An anonymous reader shares an excerpt from a report via the BBC: According to a 2015 survey of the most annoying office noises by Avanta Serviced Office Group, conversations were rated the most vexing, closely followed by coughing, sneezing and sniffing, loud phone voices, ringing phones and whistling. Why do we find it so hard to be around these everyday noises? What is it about them that allows them to lodge in our brains and make it impossible to think? [...] Back in 2011, researchers from University College London and the University of London decided to find out. First of all, the researchers asked 118 female secondary school students to complete a questionnaire, which revealed how extroverted or introverted each was -- essentially, whether they thrive on socializing and being immersed in the outside world or if they find these experiences exhausting. Next the students were subjected to a battery of cognitive challenges -- and to add extra difficulty, they were asked to complete them while listening to British garage music, or the clamor of a classroom. A control group completed them in silence. As the researchers suspected, all the students performed better in silence. But they also found that, in general -- with the exception of one test -- the more extroverted they were, the less they were affected by noise. A person's level of extroversion is thought to be a key aspect of their personality -- one of the so-called 'Big Five' factors that determines who we are, along with things like how open we are to new experiences. According to one prominent theory, extroverts are inherently "understimulated," so they tend to seek out situations which increase their level of arousal -- like noisy environments. Meanwhile, introverts have the opposite problem; as the famous poet, novelist and introvert Charles Bukowski put it: "People empty me. I have to get away to refill." With this in mind, it makes sense that more introverted workers would be more affected by the background noise, since anything that increases their level of arousal, like music or the chatter of colleagues, could be overwhelming.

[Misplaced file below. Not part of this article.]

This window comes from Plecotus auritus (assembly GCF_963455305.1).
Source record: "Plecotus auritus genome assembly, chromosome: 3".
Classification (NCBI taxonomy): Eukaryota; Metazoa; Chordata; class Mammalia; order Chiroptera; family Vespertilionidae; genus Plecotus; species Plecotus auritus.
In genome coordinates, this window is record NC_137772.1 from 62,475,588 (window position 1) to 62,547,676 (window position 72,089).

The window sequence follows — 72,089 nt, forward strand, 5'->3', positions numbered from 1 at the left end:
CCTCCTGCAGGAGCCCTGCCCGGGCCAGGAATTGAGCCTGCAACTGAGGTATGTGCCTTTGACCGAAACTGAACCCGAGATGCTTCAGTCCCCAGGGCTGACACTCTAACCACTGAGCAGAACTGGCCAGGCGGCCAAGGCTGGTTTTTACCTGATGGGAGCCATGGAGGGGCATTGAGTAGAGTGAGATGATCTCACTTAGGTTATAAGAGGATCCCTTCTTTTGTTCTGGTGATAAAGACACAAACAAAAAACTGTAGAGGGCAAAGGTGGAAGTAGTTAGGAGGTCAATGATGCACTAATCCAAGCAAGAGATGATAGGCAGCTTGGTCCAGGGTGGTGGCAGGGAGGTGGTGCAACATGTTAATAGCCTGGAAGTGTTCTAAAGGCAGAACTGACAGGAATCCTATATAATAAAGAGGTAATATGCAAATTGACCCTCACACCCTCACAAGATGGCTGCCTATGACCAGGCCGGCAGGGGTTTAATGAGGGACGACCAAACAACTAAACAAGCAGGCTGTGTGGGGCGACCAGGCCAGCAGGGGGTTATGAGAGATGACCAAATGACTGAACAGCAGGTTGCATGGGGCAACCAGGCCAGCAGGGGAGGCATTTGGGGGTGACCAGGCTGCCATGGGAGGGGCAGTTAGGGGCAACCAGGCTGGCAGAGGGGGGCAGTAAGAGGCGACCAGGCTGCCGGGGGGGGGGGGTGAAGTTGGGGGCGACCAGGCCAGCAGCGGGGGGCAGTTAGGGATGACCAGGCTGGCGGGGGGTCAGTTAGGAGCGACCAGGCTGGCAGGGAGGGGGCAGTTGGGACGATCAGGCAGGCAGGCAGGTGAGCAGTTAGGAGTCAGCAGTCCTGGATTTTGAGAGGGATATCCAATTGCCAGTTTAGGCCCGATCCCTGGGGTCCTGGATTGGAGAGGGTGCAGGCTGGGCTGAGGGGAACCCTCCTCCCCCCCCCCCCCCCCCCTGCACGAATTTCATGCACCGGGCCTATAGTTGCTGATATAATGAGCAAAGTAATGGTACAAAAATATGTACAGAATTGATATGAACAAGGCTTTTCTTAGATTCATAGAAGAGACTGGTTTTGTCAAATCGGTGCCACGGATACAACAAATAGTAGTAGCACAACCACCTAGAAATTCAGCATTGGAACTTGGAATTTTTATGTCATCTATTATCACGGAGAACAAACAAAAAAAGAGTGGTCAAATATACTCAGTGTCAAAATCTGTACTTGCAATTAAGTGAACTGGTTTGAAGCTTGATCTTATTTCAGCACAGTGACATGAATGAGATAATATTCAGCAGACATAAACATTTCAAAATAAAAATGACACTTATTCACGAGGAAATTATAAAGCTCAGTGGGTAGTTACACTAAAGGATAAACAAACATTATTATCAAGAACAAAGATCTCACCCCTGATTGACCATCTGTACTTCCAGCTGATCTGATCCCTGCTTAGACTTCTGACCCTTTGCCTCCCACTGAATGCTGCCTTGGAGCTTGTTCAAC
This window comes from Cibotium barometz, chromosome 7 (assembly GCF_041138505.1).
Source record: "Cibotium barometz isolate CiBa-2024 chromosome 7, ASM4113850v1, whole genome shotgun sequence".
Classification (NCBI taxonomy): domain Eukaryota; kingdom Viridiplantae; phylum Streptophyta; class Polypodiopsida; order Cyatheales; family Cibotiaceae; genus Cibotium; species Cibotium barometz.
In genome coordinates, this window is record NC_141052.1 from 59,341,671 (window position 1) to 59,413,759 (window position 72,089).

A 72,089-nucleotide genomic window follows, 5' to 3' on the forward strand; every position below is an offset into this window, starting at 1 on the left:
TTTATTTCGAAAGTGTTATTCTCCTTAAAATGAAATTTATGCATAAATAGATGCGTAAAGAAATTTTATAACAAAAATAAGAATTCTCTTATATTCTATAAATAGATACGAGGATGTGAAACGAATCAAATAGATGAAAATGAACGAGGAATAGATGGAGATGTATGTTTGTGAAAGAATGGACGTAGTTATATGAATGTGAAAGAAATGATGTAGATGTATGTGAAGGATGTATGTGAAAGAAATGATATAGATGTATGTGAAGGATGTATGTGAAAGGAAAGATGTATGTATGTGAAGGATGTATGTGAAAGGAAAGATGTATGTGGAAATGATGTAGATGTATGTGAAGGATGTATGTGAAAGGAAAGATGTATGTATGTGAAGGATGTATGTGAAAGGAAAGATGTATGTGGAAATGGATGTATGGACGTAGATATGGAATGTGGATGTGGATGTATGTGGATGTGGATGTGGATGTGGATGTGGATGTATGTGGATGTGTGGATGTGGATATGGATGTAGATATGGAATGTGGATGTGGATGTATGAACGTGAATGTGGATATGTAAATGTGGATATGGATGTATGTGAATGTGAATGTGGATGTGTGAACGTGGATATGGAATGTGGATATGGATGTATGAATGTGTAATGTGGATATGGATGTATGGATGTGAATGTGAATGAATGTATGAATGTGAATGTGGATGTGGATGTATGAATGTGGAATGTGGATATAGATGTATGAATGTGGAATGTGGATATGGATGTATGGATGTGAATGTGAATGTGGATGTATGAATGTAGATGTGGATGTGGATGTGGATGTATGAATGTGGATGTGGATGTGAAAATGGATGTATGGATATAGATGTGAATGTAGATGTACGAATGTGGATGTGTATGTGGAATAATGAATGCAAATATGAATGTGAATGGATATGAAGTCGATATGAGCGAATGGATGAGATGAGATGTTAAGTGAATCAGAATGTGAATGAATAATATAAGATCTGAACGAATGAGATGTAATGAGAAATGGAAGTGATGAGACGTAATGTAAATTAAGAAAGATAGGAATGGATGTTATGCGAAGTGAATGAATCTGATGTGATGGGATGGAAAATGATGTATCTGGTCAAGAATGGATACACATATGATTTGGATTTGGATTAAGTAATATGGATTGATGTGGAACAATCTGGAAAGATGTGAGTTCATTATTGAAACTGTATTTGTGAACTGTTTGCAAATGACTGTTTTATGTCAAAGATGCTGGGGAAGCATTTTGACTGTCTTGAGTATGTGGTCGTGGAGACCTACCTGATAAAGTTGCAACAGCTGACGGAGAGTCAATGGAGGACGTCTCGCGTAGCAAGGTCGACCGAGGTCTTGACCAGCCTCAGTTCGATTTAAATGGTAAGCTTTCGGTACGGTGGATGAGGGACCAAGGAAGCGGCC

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    - MIT Teaches Autonomous Cars How To Deal With Selfish Drivers